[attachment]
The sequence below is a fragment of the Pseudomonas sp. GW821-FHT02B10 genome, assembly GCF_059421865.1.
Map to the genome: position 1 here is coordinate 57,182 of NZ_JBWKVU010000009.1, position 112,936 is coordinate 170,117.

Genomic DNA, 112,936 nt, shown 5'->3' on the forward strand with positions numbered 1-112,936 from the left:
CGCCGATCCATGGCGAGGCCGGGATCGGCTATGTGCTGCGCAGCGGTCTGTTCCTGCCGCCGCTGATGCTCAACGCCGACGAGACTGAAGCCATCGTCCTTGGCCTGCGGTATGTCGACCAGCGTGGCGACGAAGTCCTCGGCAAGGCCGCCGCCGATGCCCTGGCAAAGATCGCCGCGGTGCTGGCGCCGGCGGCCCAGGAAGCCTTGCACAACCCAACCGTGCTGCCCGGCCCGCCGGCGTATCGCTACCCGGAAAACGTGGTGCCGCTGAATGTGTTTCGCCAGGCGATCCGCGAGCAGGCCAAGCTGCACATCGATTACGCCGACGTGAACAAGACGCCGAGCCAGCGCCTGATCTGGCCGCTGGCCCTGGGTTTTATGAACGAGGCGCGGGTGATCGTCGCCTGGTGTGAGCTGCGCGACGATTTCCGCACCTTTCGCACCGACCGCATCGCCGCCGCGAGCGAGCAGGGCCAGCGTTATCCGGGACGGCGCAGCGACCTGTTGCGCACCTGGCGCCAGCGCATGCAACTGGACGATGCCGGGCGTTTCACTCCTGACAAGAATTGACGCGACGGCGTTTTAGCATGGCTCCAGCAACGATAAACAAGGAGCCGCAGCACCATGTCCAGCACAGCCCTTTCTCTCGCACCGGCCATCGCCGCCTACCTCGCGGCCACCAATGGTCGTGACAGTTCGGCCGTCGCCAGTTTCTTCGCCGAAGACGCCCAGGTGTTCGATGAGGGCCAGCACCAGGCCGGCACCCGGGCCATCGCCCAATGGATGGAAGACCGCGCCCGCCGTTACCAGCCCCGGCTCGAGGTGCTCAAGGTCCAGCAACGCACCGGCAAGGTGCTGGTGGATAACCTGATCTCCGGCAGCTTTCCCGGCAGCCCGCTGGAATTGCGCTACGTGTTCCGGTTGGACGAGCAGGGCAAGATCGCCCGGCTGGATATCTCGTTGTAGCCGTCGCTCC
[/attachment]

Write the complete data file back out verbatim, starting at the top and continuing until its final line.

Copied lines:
The sequence below is a fragment of the Pseudomonas sp. GW821-FHT02B10 genome, assembly GCF_059421865.1.
Map to the genome: position 1 here is coordinate 57,182 of NZ_JBWKVU010000009.1, position 112,936 is coordinate 170,117.

Genomic DNA, 112,936 nt, shown 5'->3' on the forward strand with positions numbered 1-112,936 from the left:
CGCCGATCCATGGCGAGGCCGGGATCGGCTATGTGCTGCGCAGCGGTCTGTTCCTGCCGCCGCTGATGCTCAACGCCGACGAGACTGAAGCCATCGTCCTTGGCCTGCGGTATGTCGACCAGCGTGGCGACGAAGTCCTCGGCAAGGCCGCCGCCGATGCCCTGGCAAAGATCGCCGCGGTGCTGGCGCCGGCGGCCCAGGAAGCCTTGCACAACCCAACCGTGCTGCCCGGCCCGCCGGCGTATCGCTACCCGGAAAACGTGGTGCCGCTGAATGTGTTTCGCCAGGCGATCCGCGAGCAGGCCAAGCTGCACATCGATTACGCCGACGTGAACAAGACGCCGAGCCAGCGCCTGATCTGGCCGCTGGCCCTGGGTTTTATGAACGAGGCGCGGGTGATCGTCGCCTGGTGTGAGCTGCGCGACGATTTCCGCACCTTTCGCACCGACCGCATCGCCGCCGCGAGCGAGCAGGGCCAGCGTTATCCGGGACGGCGCAGCGACCTGTTGCGCACCTGGCGCCAGCGCATGCAACTGGACGATGCCGGGCGTTTCACTCCTGACAAGAATTGACGCGACGGCGTTTTAGCATGGCTCCAGCAACGATAAACAAGGAGCCGCAGCACCATGTCCAGCACAGCCCTTTCTCTCGCACCGGCCATCGCCGCCTACCTCGCGGCCACCAATGGTCGTGACAGTTCGGCCGTCGCCAGTTTCTTCGCCGAAGACGCCCAGGTGTTCGATGAGGGCCAGCACCAGGCCGGCACCCGGGCCATCGCCCAATGGATGGAAGACCGCGCCCGCCGTTACCAGCCCCGGCTCGAGGTGCTCAAGGTCCAGCAACGCACCGGCAAGGTGCTGGTGGATAACCTGATCTCCGGCAGCTTTCCCGGCAGCCCGCTGGAATTGCGCTACGTGTTCCGGTTGGACGAGCAGGGCAAGATCGCCCGGCTGGATATCTCGTTGTAGCCGTCGCTCC